Late last year, Hart surrendered her Montana license.

Montana problems

spilled over

Hart’s problems in Montana spilled over into Idaho and Washington.

Idaho, she said, simply acted on Montana’s decisions after similar complaints arose there. The state placed restrictions on her medical license, including that she must open a clinic in Idaho to treat patients there. She said she no longer practices in Idaho.

Three months ago she agreed to an order with the Washington state Department of Health’s Medical Quality Assurance Commission that included a reprimand, commission oversight of her practice for four years, a requirement that she not tell her patients that hormone therapy treatments will be covered by insurance, and the requirement that she maintain medical records for her patients.

If Hart doesn’t meet those requirements, she faces charges of unprofessional conduct and the possible loss of her license in Washington.

But she and her husband, Ronald Grossman, who is chief operating officer of Hart’s medical practice, said they believe they can satisfy Washington’s conditions and that need for hormone therapies remains strong. They anticipate an uptick in business and interest in alternative therapies when the recession ends.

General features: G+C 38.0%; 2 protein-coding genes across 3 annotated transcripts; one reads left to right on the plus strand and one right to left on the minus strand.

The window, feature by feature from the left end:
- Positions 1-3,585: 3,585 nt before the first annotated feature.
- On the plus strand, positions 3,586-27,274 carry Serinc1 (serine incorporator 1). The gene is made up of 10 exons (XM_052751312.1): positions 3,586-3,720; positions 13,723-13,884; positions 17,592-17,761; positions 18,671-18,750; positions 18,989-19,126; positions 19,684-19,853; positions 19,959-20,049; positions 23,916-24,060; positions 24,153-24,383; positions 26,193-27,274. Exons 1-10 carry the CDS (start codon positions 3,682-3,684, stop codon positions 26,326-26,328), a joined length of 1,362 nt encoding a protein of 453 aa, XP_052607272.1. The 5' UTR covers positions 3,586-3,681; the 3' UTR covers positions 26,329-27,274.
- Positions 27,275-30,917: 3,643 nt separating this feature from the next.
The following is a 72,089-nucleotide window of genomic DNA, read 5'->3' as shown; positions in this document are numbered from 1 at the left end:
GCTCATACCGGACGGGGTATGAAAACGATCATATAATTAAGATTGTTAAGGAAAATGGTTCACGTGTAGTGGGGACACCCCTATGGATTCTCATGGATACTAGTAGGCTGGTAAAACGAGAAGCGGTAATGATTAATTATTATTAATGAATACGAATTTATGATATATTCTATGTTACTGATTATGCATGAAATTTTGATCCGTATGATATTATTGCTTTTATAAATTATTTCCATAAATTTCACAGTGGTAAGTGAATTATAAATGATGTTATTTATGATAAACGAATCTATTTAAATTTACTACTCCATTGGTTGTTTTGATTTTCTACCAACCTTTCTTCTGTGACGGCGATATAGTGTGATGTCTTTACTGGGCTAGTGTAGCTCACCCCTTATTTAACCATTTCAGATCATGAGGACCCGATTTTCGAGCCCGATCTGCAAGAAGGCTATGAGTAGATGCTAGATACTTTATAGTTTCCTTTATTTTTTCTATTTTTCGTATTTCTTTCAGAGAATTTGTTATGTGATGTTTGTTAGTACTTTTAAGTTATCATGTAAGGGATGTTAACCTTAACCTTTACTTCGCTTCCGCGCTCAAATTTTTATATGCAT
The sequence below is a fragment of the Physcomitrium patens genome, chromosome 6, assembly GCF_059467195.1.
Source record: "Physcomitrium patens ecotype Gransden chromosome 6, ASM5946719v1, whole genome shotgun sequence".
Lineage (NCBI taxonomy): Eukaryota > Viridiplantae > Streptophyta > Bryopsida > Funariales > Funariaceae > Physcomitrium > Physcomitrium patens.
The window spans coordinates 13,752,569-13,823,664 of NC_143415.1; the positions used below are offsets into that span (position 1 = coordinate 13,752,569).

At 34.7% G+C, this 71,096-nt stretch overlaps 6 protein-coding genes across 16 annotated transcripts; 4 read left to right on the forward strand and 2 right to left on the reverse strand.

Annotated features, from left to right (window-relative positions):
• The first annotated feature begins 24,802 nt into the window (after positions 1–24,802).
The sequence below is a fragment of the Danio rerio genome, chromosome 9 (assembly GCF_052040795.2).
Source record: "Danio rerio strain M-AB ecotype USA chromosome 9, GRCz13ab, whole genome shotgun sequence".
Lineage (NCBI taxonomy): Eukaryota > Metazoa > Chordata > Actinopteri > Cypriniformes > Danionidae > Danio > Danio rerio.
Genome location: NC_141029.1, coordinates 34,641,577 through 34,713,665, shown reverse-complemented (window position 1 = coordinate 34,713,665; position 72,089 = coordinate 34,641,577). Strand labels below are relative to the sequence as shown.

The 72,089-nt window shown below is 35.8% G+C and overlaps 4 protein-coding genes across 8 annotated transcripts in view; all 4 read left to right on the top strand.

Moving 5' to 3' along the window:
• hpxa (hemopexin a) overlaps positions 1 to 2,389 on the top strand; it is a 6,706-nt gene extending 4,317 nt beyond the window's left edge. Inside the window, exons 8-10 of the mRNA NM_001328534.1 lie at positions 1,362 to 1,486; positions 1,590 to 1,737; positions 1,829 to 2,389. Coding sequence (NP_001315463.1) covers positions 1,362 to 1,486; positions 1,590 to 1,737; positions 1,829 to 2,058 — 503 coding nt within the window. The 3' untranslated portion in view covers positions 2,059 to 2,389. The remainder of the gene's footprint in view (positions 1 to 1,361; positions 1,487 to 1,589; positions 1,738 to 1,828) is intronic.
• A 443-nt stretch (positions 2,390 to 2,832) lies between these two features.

Default on lab work

A review of local court records shows the problems with Hart’s medical practice have affected her personal finances.

Three weeks ago Spokane Superior Court Judge Maryann Moreno upheld a $117,000 default judgment against Hart and her businesses. Her clinic failed to pay Quest Diagnostics Clinical Laboratories Inc. for lab work. The company used a garnishment order to seize about $1,200 Hart had in several personal bank accounts. The sides agreed to work on a settlement to satisfy the remaining debt.